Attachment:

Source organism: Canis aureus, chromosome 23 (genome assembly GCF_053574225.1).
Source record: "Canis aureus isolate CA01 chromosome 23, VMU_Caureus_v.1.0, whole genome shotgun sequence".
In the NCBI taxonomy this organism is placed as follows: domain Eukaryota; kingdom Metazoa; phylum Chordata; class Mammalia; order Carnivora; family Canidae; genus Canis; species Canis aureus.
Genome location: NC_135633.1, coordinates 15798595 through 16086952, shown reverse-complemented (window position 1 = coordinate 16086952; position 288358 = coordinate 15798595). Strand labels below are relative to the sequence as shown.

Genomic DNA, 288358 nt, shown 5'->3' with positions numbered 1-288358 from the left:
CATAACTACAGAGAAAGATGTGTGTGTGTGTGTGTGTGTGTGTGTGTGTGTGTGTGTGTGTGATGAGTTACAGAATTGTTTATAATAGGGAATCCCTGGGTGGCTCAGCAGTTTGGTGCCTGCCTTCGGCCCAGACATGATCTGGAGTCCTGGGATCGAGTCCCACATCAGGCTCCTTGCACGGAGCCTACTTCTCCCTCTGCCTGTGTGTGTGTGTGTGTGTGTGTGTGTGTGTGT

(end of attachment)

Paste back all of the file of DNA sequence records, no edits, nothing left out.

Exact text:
Source organism: Canis aureus, chromosome 23 (genome assembly GCF_053574225.1).
Source record: "Canis aureus isolate CA01 chromosome 23, VMU_Caureus_v.1.0, whole genome shotgun sequence".
In the NCBI taxonomy this organism is placed as follows: domain Eukaryota; kingdom Metazoa; phylum Chordata; class Mammalia; order Carnivora; family Canidae; genus Canis; species Canis aureus.
Genome location: NC_135633.1, coordinates 15798595 through 16086952, shown reverse-complemented (window position 1 = coordinate 16086952; position 288358 = coordinate 15798595). Strand labels below are relative to the sequence as shown.

Genomic DNA, 288358 nt, shown 5'->3' with positions numbered 1-288358 from the left:
CATAACTACAGAGAAAGATGTGTGTGTGTGTGTGTGTGTGTGTGTGTGTGTGTGTGTGTGTGATGAGTTACAGAATTGTTTATAATAGGGAATCCCTGGGTGGCTCAGCAGTTTGGTGCCTGCCTTCGGCCCAGACATGATCTGGAGTCCTGGGATCGAGTCCCACATCAGGCTCCTTGCACGGAGCCTACTTCTCCCTCTGCCTGTGTGTGTGTGTGTGTGTGTGTGTGTGTGTGT